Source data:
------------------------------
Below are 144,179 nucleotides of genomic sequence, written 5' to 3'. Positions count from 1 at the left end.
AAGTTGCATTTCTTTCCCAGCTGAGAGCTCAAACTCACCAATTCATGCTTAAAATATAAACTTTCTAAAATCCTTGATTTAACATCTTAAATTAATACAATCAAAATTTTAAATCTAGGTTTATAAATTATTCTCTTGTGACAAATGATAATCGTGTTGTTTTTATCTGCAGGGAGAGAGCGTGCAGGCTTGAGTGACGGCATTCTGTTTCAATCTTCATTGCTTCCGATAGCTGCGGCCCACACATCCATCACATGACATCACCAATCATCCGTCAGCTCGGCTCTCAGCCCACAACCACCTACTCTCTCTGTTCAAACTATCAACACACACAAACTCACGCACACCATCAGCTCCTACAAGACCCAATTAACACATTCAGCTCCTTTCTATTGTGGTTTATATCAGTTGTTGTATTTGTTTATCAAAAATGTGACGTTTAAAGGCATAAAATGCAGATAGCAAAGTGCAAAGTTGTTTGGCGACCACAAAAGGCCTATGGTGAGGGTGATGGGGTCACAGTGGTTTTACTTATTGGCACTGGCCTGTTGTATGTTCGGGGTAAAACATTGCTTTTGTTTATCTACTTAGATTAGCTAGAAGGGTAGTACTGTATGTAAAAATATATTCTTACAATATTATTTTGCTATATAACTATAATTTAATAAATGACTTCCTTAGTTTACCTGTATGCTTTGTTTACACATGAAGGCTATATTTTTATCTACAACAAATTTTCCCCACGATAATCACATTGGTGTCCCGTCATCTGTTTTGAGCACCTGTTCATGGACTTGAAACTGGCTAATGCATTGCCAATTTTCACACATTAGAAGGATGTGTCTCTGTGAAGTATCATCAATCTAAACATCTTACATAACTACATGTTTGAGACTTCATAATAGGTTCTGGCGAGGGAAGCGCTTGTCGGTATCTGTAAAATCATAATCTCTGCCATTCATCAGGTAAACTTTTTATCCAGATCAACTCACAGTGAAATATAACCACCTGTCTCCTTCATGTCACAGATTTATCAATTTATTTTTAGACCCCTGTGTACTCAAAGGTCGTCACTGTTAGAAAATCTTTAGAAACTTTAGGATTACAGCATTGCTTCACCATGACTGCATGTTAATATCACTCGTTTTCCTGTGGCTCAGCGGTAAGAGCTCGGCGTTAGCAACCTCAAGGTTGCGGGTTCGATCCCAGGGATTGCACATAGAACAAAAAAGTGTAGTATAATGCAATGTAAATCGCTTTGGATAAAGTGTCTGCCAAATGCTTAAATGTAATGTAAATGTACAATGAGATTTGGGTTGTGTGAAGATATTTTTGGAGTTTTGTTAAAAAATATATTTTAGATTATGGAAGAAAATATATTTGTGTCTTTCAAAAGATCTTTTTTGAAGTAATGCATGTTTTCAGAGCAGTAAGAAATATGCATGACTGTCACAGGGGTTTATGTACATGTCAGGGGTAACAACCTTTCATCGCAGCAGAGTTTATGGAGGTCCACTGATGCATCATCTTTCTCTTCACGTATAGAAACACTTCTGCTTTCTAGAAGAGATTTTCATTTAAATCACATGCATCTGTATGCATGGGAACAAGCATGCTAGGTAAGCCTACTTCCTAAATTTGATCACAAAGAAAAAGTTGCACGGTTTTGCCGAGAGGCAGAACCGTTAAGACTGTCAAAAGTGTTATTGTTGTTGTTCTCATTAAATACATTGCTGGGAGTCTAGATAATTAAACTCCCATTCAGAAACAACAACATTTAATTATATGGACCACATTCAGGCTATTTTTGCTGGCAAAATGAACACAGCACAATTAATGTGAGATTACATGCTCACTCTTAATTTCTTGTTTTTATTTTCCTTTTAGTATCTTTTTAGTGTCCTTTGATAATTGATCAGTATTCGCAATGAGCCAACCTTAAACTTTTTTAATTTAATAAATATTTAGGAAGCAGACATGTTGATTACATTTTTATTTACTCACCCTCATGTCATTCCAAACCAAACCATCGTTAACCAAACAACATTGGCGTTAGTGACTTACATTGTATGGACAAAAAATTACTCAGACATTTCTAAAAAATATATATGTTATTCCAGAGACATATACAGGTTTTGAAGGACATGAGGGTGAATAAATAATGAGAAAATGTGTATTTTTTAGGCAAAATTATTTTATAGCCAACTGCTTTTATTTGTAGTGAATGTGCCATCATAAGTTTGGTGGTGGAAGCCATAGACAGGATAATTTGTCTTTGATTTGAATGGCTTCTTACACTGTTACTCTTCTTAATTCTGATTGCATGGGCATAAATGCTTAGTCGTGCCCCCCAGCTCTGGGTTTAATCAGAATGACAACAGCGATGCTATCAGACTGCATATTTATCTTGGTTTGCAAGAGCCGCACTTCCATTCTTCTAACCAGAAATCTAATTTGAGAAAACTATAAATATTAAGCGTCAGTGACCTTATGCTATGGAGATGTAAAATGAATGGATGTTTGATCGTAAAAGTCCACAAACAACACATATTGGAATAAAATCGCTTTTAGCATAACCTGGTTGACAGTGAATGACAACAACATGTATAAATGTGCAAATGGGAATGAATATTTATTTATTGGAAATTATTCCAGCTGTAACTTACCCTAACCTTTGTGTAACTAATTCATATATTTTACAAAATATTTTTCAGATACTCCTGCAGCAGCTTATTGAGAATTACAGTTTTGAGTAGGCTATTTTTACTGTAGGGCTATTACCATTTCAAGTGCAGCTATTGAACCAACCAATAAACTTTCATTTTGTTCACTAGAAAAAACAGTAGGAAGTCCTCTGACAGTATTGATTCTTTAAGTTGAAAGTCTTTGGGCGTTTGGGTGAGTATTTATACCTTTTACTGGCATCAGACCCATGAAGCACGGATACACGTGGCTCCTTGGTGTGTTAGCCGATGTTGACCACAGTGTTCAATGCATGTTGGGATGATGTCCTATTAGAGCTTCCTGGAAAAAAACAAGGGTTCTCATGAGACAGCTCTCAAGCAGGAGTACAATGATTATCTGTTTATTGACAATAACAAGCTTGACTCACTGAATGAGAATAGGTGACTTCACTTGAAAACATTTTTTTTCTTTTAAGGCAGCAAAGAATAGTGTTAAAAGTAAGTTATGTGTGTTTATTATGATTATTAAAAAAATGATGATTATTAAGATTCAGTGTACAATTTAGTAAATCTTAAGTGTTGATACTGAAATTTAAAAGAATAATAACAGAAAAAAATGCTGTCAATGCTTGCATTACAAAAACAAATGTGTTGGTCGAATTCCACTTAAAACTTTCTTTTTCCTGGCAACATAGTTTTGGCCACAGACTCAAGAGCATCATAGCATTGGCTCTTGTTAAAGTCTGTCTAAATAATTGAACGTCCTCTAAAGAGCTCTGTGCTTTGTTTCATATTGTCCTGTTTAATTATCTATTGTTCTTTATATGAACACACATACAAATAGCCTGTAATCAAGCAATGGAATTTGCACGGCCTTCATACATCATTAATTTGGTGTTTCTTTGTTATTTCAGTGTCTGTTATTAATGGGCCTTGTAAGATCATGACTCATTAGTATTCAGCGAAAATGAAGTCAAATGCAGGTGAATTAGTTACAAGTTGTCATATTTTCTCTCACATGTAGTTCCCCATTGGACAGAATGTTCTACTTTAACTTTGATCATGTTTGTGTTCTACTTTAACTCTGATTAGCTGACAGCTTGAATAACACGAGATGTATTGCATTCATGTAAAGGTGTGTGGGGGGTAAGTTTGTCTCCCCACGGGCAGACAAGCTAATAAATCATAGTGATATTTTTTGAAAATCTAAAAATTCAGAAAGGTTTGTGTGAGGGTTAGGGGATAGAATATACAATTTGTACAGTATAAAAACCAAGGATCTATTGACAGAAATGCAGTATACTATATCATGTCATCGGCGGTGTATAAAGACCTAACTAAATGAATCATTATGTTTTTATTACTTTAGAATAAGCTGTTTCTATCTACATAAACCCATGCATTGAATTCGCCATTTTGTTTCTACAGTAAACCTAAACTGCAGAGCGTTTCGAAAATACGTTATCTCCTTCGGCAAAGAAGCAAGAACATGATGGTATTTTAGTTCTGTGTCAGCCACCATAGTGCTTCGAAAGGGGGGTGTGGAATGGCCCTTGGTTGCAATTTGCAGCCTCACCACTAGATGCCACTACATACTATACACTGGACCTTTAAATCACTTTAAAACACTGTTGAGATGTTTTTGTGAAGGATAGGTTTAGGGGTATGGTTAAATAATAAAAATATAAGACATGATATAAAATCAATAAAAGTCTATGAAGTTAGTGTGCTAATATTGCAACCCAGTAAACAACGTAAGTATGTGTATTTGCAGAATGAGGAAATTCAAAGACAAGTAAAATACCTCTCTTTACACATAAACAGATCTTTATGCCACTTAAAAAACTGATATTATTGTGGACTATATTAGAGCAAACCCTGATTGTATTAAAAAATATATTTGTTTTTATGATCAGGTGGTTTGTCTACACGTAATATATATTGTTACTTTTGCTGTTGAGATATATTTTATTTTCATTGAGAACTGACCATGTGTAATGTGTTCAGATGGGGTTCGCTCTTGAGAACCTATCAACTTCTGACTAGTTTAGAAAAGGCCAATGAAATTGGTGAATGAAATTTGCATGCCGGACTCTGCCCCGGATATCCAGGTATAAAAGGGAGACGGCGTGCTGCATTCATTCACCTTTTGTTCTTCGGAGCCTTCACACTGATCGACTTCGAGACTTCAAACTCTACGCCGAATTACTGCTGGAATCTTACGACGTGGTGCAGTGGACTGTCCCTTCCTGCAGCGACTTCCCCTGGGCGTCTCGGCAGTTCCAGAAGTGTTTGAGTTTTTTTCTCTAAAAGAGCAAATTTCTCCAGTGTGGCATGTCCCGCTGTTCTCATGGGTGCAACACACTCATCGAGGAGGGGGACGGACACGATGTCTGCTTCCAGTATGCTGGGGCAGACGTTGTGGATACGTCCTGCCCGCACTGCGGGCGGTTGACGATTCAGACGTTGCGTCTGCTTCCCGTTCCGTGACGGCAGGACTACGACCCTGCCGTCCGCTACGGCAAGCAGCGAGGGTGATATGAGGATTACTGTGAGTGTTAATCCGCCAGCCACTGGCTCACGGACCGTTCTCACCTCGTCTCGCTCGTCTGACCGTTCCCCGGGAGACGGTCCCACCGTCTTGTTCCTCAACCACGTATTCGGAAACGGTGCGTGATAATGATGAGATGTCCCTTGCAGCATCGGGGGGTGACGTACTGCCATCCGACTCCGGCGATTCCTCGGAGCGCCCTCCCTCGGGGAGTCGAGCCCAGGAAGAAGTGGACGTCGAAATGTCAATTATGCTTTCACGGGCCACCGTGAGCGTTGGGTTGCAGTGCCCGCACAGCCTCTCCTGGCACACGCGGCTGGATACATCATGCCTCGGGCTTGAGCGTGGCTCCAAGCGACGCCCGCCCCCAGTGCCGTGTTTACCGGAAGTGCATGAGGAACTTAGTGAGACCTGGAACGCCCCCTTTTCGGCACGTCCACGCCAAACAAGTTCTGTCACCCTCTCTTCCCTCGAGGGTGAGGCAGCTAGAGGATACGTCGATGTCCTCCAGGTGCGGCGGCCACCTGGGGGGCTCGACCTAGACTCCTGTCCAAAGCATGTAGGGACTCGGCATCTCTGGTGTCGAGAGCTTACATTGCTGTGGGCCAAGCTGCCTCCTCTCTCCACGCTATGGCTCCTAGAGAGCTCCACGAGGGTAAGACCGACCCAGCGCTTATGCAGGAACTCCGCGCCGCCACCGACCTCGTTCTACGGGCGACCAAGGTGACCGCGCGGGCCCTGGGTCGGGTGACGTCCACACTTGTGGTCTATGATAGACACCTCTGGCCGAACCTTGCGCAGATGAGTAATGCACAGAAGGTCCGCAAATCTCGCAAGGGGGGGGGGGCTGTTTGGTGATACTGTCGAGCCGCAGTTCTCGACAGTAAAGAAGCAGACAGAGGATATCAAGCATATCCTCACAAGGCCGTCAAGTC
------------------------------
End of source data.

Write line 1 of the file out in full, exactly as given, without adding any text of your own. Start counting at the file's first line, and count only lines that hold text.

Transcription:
Below are 144,179 nucleotides of genomic sequence, written 5' to 3'. Positions count from 1 at the left end.